I ordered the Turf Club Signature Grilled Romaine Salad – Lightly-grilled Hearts of Romaine with Caesar Dressing, Balsamic Vinegar Reduction, and Roasted Cherry Tomatoes – $7.49 and expected to enjoy it a lot more than I did. The balsamic vinegar reduction seemed to overpower the Caesar dressing, making the salad overwhelmingly salty. I think there’s probably a reason why you don’t see balsamic and Caesar dressing mixed together on more salads.
Lisa ordered the Crispy Free-Range Chicken Breast with Three-Cheese Macaroni & Cheese and Green Beans Almondine – $21.99.
Also served piping hot (a rarity at Disney restaurants these days), moist, and perfectly crispy without being “too fried,” the chicken was excellent. The beans underneath had a nice crunch with a flavorful blend of spices and what is basically a macaroni and cheese casserole added another dimension of creamy, cheesy goodness. Very good.
I had less luck with the Grilled New York Strip with Asparagus, Mashed Potatoes, and Lobster Fondue – $34.49. It was grilled to a decently nice medium, but the cut of steak would have been terrible for a supermarket sirloin, let alone a strip steak. It was chewy and tasted more like someone hadn’t cleaned the grill properly than anything else. A big disappointment. The lobster fondue was useless considering the low quality steak, which was at one time also topped with a couple bites of lobster.
The asparagus was cooked properly with a nice spicy rub, but you’re probably not paying 30+ bucks for that.
I tried the Prime Rib on a previous visit and while it looks delectable (if you like prime rib), it was tough and lacked flavor. Another disappointment.
The Lamb Chops are probably the best thing we’ve tried here, but you only get (literally) a couple bites of meat for your $28.49.
Overall, I’d consider Turf Club if I found myself unexpectedly back at the resort with fussy kids or in terrible weather. But you could walk a little further to the Downtown Disney bus stop and find a considerably better meal somewhere there for similar money. That will only become more true once Disney Springs is ready for prime time. Otherwise, it’s hard to recommend Turf Club and it’s certainly not a destination restaurant.
The Paddock Grill is a quick service installation next to the Paddock pool:
It may prove more convenient than Artist’s Palette, particularly for breakfast, and offers a refillable mug station.
The feature pool has a bar.
In addition to most of a full bar with Kona Longboard Lager, Sam Adams Boston Lager, Bud Light, and Yuengling on draft.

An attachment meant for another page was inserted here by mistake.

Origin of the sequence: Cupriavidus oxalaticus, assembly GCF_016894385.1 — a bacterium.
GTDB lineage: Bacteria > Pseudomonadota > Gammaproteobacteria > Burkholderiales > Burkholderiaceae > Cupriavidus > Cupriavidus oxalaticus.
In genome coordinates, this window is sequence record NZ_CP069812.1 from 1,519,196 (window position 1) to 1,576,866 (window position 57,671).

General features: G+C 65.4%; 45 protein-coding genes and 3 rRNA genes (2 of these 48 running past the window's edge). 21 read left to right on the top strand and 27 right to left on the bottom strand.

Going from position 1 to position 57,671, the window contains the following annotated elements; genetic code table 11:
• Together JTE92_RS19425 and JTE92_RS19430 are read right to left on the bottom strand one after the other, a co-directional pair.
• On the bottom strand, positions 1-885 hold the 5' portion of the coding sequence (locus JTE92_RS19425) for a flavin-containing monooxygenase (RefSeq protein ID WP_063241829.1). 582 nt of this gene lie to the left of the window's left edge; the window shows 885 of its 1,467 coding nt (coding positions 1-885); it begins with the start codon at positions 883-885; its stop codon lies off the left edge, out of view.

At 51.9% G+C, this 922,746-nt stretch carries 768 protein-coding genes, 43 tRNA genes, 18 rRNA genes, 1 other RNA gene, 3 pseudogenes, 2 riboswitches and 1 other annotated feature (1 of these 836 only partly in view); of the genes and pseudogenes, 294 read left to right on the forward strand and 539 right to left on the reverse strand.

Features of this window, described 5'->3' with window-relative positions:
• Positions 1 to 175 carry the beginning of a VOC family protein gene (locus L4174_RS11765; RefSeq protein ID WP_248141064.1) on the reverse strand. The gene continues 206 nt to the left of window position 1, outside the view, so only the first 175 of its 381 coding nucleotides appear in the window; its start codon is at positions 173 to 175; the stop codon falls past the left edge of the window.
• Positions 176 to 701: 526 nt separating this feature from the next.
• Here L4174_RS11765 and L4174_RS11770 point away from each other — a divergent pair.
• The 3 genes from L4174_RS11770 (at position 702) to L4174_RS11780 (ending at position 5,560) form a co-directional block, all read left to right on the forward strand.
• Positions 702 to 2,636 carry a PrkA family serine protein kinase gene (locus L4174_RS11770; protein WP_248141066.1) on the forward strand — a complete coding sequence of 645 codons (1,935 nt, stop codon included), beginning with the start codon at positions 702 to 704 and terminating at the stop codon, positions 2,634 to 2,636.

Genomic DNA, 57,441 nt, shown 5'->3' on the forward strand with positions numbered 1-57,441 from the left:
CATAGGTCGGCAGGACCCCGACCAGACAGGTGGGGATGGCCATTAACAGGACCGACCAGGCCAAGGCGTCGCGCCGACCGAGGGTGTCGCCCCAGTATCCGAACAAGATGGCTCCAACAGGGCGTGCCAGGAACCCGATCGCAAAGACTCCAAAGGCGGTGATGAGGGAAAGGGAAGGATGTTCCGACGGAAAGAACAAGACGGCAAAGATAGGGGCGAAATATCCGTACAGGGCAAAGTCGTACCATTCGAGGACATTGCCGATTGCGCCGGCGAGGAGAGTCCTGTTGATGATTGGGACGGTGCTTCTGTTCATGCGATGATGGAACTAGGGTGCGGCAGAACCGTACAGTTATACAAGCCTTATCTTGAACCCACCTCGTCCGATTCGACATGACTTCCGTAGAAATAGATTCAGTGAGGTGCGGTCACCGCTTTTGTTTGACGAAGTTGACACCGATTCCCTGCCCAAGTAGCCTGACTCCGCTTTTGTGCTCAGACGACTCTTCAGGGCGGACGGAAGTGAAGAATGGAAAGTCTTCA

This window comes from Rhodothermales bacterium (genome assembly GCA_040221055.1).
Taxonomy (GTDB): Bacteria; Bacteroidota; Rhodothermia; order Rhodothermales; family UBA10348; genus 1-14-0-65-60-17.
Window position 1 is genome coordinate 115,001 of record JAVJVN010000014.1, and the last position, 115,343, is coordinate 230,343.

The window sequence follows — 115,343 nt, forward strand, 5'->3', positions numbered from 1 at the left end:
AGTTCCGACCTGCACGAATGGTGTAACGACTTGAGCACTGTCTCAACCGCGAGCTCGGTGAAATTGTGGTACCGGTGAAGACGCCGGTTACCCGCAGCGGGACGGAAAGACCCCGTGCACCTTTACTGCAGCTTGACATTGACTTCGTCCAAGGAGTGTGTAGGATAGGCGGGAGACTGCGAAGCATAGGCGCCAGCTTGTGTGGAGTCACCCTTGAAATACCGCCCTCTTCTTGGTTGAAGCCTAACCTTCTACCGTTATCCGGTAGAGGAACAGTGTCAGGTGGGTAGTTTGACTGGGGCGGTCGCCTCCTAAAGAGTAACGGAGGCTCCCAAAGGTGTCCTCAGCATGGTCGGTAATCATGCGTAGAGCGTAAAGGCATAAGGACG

Back to the Artist’s Palette area in Carriage House for snacks and such.
In case you’re wondering what everything costs (a PDF link follows):
As an easier-to-read PDF: https://i2.wp.com/easywdw.com/reports12/saratoga_order_form.pdf
Order forms for the other DVC resorts are linked in post 5 here on the forums. It’ll give you a good idea about what’s available. With the $10 delivery charge on top of Disney prices, most people will probably want to pick up a couple items themselves or look at one of the grocery delivery services.
This is a significant improvement in beer selection, even if the prices are absurd/the same as you’d pay at the lounge. $9.75 for a bottle of St. Bernardus Abt 12 or $7.50 for a Fat Tire isn’t great. Full bottle wine pricing is relatively reasonable, as the website has mentioned countless times. The markup on the generic wine is a little worse. The Moet Imperial for $43 is a good value compared to Total Wine or a grocery store that would charge $40-$50 for the same bottle.
The Once Upon a Vine is the best value compared to grocery store prices. The Red Blend would run you $11.49 at Total Wine, compared to $13.95 here. Compare that to Cigar City Jai Alai, which is $8 a can here or you could pick up a 6-pack at Total Wine for $8.99.
The resort store is located adjacent to the quick service. Like most others, it offers only the most generic in Disney merchandise along with some toiletries. A smattering of resort-specific merch is also available:
It’s good for a last minute gift, but the selection in just about any theme park or Downtown Disney store would be better.
Other Areas of Interest
Carriage House is the main building.
The quick service and store are located down this hallway with some additional lounge areas.
Magical Express from the airport drops guests off about a minute away from the main building for easy check-in.
The main lobby isn’t as iconic as some, but it gets the job done.
Decorated for the holidays.
Never go full artsy.
The other direction to balance it out.
Nighttime lighting on the buildings.
Overall, Saratoga Springs may be the right resort for you. While it doesn’t offer your traditional hotel experience, the large size lends itself well to those with vehicles that want a little more peace and quiet than the resorts with long, noisy hallways. Considering the amenities offered and the size of the rooms, it’s also relatively inexpensive by Disney standards. Its location near Downtown Disney is only becoming more desirable with the Springs transformation, whether we’re talking about families that want to stroll over to T-Rex for lunch or adults looking to bar hop or enjoy an intimate meal.
Contact Rachel Thompson at www.dvcmagicresales.com to find out information on selling or purchasing a DVC contract for Saratoga Springs or otherwise. With 10 years experience on the resale market, you will be in good hands.